Of course, with that comes hangovers and of late wondering if I’ve upset anyone. There’s nothing worse than wondering if you’ve upset anyone. I think it was this realization that has made me decide to have a booze break for a little while from next week onwards. I can still go out and do whatever I want but alcohol isn’t the be-all and end-all of a good night out. In fact, I rolled in at around 6.45am this morning and still had a decent training session this afternoon.

I’m pleased to say the traumatized young man who misses his daddy immensely, who used to get stopped and searched for riding on the pavement, and who sometimes dwells on women who have hurt him but also needs to have women in his life, the kid who got bullied didn’t make an appearance. Well, he tried to but I could see him so asked what was wrong and promised we could talk about it later. He needs a voice because I’ve always just bottled it up.

You see, I created barriers to protect me that I’ve learned to take down and that I’m still learning that it’s ok to keep down. I may seem stoic but maybe sometimes I’m just a little bit shy. I know my younger John was. Being reflective it’s been a very intense, emotional, and interesting discovery and journey over the past few months, I realized today how young I look. I think I have Muay Thai to thank for that, but hey I am young still. I’m not middle-aged till I’m 45. You can Google that one.

Training has helped me navigate a lot of what at points has felt like being trapped in a glass case of emotion and being completely honest here, August was possibly the lowest I have ever been in my life, but I still just kept pressing forward. Carry on as normal, ok today I can’t do anything. Today I don’t want to get out of bed. I miss my dad I miss my friend Ahmed. My mum went through the same. Grief comes in waves, but training gives me my focus and helps me go back to my centre.

I’m a naturally strong person just like my dad. He fought back against white supremacy, racist cops and you know what? he won and built an amazing life here with mum. He will always be my hero, on my best day I wish I could be more like him, in fact, it’s his strong voice I remember “keep your cool” which is what he would say to me about anger especially when I went through a cycle and effectively hit the self destruct button. And you know what dad? These days I do. And these days I remember how tall I walk. I see it and detach from it. Respond never react. That’s something fighting teaches you too, and it can serve you well outside of the ring.

I’m pleased I have a good circle of friends in Bristol and some of my closest friends although we live in different places in the country these days are always there for me like I am for them. Connecting with myself and taking every day as it comes can be overwhelming at points but I’m getting stronger and stronger. There are days when I don’t want to do anything at all and on those days I listen to my heart. Community work and volunteering give me a lot of focus but I’m pushing that more into my working life too. I’m in the driving seat again and it’s good to be back. It feels like it’s been a long time since we spoke. I shouldn’t have left you. Have a good week and train hard, and just like the last time.. I’ll see you on that road.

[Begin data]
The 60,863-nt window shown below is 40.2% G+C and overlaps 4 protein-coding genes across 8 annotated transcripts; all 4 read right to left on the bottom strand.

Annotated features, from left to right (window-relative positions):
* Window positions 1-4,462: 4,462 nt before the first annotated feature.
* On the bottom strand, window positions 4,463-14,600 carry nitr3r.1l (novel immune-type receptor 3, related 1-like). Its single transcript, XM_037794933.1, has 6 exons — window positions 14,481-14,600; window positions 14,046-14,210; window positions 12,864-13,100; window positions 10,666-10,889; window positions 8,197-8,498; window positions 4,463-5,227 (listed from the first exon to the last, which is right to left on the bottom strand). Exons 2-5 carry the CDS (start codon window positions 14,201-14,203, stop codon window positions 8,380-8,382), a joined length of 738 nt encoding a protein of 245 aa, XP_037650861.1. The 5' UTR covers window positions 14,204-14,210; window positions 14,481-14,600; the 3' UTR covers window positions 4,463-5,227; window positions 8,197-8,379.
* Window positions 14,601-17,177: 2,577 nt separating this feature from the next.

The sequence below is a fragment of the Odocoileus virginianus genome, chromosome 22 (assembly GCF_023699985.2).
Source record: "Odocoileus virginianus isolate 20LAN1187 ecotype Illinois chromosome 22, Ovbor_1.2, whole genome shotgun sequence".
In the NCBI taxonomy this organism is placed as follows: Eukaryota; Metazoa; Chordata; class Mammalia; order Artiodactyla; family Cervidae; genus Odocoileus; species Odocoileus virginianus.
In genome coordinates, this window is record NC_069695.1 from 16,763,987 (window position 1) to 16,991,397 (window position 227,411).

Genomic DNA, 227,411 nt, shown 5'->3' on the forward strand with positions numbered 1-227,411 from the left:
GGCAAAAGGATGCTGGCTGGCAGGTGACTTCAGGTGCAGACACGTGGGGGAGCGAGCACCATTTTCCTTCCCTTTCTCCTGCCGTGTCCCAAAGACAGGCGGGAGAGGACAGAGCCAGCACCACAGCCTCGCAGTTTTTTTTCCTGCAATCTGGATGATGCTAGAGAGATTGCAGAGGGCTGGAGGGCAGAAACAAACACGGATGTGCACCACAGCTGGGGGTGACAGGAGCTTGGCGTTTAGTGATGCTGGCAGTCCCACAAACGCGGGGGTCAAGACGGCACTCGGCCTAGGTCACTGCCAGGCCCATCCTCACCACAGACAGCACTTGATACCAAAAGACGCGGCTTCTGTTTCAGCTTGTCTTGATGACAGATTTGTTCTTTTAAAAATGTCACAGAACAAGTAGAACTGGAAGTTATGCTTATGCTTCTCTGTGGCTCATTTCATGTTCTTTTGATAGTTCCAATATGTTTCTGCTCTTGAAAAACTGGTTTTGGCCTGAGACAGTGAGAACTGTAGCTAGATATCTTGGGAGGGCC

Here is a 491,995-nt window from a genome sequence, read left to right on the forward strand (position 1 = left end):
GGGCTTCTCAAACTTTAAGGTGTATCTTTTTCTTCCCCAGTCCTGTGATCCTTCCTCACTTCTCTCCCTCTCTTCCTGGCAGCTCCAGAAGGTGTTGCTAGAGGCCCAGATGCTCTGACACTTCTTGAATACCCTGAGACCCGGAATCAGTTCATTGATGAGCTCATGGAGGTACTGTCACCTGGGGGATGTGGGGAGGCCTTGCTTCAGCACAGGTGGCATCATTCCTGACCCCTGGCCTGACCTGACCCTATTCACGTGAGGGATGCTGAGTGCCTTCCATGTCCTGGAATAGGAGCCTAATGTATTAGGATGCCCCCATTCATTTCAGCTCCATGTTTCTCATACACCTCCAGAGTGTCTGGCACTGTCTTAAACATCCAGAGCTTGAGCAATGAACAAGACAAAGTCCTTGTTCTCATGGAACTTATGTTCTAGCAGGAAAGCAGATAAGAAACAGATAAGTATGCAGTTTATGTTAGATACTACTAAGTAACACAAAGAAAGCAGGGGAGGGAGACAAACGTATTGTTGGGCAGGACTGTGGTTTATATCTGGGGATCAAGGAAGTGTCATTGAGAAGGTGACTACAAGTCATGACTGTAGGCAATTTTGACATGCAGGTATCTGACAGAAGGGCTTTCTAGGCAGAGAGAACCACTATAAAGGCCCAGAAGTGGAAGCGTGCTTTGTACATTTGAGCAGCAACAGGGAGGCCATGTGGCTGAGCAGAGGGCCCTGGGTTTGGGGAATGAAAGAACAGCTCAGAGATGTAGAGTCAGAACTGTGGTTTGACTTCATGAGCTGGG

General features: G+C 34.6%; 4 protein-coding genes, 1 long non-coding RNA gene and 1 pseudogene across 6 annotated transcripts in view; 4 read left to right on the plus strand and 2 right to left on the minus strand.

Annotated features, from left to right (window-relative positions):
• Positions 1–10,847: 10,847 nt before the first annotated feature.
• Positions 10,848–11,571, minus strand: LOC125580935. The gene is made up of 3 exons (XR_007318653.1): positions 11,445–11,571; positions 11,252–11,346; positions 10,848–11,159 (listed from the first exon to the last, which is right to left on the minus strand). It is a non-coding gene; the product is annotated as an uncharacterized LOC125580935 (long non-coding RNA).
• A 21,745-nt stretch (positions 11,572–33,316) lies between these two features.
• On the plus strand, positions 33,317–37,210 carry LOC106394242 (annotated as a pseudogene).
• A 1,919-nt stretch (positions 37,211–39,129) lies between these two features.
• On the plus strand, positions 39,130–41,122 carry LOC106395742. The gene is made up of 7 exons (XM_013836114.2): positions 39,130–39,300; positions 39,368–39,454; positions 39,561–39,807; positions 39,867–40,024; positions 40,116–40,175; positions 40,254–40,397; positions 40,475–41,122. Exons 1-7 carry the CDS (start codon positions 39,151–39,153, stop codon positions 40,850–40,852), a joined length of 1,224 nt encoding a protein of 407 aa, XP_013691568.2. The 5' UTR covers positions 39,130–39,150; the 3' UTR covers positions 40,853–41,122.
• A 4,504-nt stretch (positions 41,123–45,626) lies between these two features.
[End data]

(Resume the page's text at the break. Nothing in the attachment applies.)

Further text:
Resilience

Hi. It’s good to catch up with you again. I’m writing after a good sparring session at the gym and then a brief stop at my local on the way home. After training it’s always a soft drink and never booze. The pub is surprisingly busy for a Wednesday night but the crowd in there was nice and closer to how I remember it way back when.

I’ve only lived in Bristol for just over 10 years now but I guess that’s a long time to live anywhere. Other than Portsmouth it’s my base, it’s safe and it’s my home from home. I can see myself staying here for many years to come.

The past few weeks have been very tough emotionally due to a dear friend of mine passing suddenly and of course, navigating the bereavement of losing my dad last December. Ahmed left us earlier this month and my heart broke into a thousand pieces. My mum has just come out of an intense period of grief and I have been supporting her and so went to Spain to spend some quality time with her. The weather was fantastic.

Speaking to my friend on a Wednesday on the phone only to receive the tragic news the following day that he had suddenly died was quite the opposite. The grief I’ve learned arrives and leaves in waves of sorrow. I’d thought I’d overcome the worst of losing my father forgetting my father died less than a year ago. Ahmed said such beautiful things to me about dad on the day he left us, in fact, Ahmed was the first of my friends to call to see how I was doing.

We connected due to our heritage, he was black and from Sierra Leone, and his wife Martina is white, his children like me are mixed-race black. Dad and he would have hit it off straight away. Maybe they’ve met wherever they are. Ahmed reminded me that not only do I look like my father I am him in everything I do. In fact, it’s fair to say when it comes to helping others and my work in the community everything I do celebrates his life.

The wave of grief and depression that arrived just after I left Spain, to be honest, caught me off guard. I remember finishing a run out in the Sun, it was over 30 degrees and absolutely fantastic weather when I boldly made the statement “I’ll carry it for mum. I’ve got big enough shoulders.” to myself.